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Chornyak & Associates

614.888.2121  •  877.389.2121   •  Chornyak.com

September 2019

How much will your retirement cost?  We are asked this question daily, and the answer is unique to each family.  Our lead story addresses this, and can only be developed with our clients through detailed planning.

More people are being 'hacked' or 'spoofed' these days than ever before.  Commonwealth addresses how to deal with these threats in our second article.

This month's "What's Happening Now" section shares interesting stories on making the best retirement community decision, top places to buy a retirement home, and how many jobs the average person has had during a career.

We'd like to hear from you. Please feel free to contact us by phone at 614-888-2121, toll-free 877-389-2121 or e-mail chornyak@chornyak.com with any questions or comments.  Or, follow this link to request a meeting with us to discuss your financial planning needs: https://www.chornyak.com/appointment-request 

Sincerely, Joe
How Much Will Retirement Cost?

How Much Will Retirement Cost?

How much will retirement cost? If that question stops you in your tracks, you’re not alone. A 2018 Bankrate survey found 61 percent of Americans don’t have a clue about how much they need to save for their future. That’s alarming news, considering pensions have dissipated and individuals are now expected to rely on themselves more than ever when it comes to saving for their future.

You may have heard from some experts that a person needs about a $1 million in the bank to retire comfortably, or perhaps even a more modest estimate of what it might take. But with all of the advice out there, how can anyone know which figure is most relevant to them?

“That is the million dollar question: How much do I need to retire?” says Brent Weiss, CFP, head of planning at Facet Wealth. “But it really comes down to each person — every situation is unique.”

Read More

You've been Hacked or Spoofed: Now What?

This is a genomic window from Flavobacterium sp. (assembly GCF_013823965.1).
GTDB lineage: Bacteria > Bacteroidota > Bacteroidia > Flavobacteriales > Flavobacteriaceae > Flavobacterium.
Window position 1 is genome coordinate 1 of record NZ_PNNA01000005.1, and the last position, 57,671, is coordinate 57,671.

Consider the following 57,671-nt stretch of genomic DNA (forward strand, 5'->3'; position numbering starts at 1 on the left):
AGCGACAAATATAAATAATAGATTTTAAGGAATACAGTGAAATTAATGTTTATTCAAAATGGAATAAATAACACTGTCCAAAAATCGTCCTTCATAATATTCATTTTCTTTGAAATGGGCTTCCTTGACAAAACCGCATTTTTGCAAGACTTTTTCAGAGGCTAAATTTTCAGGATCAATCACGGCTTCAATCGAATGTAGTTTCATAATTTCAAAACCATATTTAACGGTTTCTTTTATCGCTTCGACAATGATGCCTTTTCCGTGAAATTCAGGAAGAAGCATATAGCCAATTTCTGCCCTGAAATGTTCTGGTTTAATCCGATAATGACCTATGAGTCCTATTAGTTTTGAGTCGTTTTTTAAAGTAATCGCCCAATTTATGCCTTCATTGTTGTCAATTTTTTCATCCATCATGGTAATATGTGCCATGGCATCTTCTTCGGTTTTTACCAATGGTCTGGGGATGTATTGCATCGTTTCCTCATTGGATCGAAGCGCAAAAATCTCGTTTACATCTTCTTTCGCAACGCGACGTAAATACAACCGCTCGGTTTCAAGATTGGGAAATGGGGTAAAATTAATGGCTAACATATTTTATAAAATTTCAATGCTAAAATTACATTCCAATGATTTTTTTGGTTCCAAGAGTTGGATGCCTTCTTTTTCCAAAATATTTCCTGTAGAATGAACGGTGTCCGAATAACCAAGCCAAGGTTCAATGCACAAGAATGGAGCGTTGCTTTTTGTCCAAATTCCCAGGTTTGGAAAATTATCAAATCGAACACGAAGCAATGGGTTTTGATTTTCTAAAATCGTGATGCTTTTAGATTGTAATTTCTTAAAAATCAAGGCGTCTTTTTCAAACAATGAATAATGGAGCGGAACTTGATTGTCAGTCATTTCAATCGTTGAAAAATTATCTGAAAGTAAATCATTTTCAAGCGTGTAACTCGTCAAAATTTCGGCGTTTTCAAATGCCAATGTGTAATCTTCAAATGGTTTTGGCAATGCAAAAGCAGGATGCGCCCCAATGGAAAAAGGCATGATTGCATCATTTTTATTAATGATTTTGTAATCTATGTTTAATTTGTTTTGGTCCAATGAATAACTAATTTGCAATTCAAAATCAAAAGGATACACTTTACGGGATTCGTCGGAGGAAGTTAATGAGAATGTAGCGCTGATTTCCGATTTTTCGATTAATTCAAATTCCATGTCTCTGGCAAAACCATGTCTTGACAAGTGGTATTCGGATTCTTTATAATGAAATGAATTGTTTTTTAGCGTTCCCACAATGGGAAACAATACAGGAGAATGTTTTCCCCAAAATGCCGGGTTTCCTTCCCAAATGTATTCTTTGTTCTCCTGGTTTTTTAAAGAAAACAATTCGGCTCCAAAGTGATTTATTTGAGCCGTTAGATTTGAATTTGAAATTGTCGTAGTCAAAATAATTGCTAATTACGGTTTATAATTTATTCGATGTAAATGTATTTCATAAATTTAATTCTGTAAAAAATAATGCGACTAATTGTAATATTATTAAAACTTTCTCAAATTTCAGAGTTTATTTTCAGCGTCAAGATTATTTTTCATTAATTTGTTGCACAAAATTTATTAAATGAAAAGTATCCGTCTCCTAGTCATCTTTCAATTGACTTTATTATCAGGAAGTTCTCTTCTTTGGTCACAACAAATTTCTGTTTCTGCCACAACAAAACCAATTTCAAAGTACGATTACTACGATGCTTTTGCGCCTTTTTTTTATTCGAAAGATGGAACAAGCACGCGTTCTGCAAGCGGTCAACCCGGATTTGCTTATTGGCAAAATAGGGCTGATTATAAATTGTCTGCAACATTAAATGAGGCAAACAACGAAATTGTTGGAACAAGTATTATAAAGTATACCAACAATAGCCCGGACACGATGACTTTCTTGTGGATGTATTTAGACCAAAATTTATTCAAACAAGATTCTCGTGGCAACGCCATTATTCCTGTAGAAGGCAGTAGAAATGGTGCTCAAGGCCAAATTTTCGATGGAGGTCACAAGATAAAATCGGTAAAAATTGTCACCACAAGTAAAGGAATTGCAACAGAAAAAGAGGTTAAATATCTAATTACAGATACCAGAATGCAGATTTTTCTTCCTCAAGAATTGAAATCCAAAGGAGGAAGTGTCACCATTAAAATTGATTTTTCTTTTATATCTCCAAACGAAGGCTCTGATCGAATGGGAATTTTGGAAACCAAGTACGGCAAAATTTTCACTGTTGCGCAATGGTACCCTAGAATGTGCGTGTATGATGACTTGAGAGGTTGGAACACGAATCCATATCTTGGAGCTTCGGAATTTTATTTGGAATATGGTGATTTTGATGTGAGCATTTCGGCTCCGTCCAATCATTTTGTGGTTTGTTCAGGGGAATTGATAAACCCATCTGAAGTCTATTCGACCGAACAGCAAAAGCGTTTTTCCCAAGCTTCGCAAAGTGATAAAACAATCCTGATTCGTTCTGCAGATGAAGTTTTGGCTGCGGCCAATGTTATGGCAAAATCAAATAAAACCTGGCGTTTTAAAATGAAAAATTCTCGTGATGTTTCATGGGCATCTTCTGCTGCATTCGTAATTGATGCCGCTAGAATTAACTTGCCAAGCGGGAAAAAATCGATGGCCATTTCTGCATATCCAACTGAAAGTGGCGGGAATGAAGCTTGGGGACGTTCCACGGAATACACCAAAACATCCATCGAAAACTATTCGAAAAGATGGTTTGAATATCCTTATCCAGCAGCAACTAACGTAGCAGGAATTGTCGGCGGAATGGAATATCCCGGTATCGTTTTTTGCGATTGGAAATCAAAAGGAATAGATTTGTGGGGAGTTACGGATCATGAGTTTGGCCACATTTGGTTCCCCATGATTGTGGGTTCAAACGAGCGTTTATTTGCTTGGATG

Unfortunately, many of us who become victim to any sort of information security breach won’t know until someone else tells us. For example, we might get a message or call from a friend asking why we sent that “spammy” email with a link to a free Amazon gift card. Have we been hacked? Spoofed? And how do we prevent it from happening again?

Here, we’ll discuss the difference between hacking and spoofing, plus provide some simple tips to help protect your personal information.

Spoofing Vs. Hacking
Let’s start by taking a look at what happens when you’ve been spoofed versus what it means to be hacked.

Spoofing. You might think of spoofing as something like falsifying a letter sent via the USPS. Anyone can write a letter, sign someone else’s name, and put that individual’s return address on the envelope. If you were to receive that phony letter, you would likely believe that it came from the individual who supposedly signed it and from the return address indicated. In reality, it could have been sent from anyone, anywhere.

Spoofers often forge the header information of the emails they send (i.e., the To, From, and Subject lines, as well as the time stamp and path that the emails took to arrive in your inbox). They do this in an attempt to make it appear as if their messages came from someone or somewhere you know (e.g., a friend or familiar organization like Bank of America). The goal? To get you to respond to their spam or to click on the malware-laden links or attachments in their phony messages.

When an email address has been spoofed, the spammer doesn’t gain access to your email account. Hacking, however, is a different story.

Hacking. This is when a criminal actually gets into your email account. He or she can do this in a number of ways—by sniffing your activity on a public Wi-Fi network, through a phishing email, or via password-guessing software. Once in, the hacker will have access to all the information stored in your email account. This might include your contact list, bank account numbers, credit card information, online transaction receipts, and emails from other organizations confirming changed passwords (making it easier to identify other accounts of yours that can be hacked).

Read More

What's Happening Now

Photo Photo Photo
Making the Retirement Community Decision 10 Best Places to Buy a Retirement Home How Many Jobs
Have You Had?

Market Update

August was a rough one for stocks, with all three major U.S. indices declining during the month. The Dow Jones Industrial Average (DJIA) fell by 1.32 percent, while the S&P 500 lost 1.58 percent. The Nasdaq Composite suffered the heaviest losses, finishing the month down 2.46 percent. Still, things could have been worse. With periods during the month where markets fell by as much as 4 percent to 6 percent, a bounce back at month-end helped stave off larger declines.

Despite the volatility, fundamentals improved in August. According to Bloomberg Intelligence, S&P 500 earnings grew by 2.2 percent in the second quarter. This result was up from the 0.8 percent estimated growth rate on July 31 and was driven by strong earnings growth in the health care and communication sectors. As we know, fundamentals drive long-term performance. So, the growth in the second quarter is encouraging. Read More

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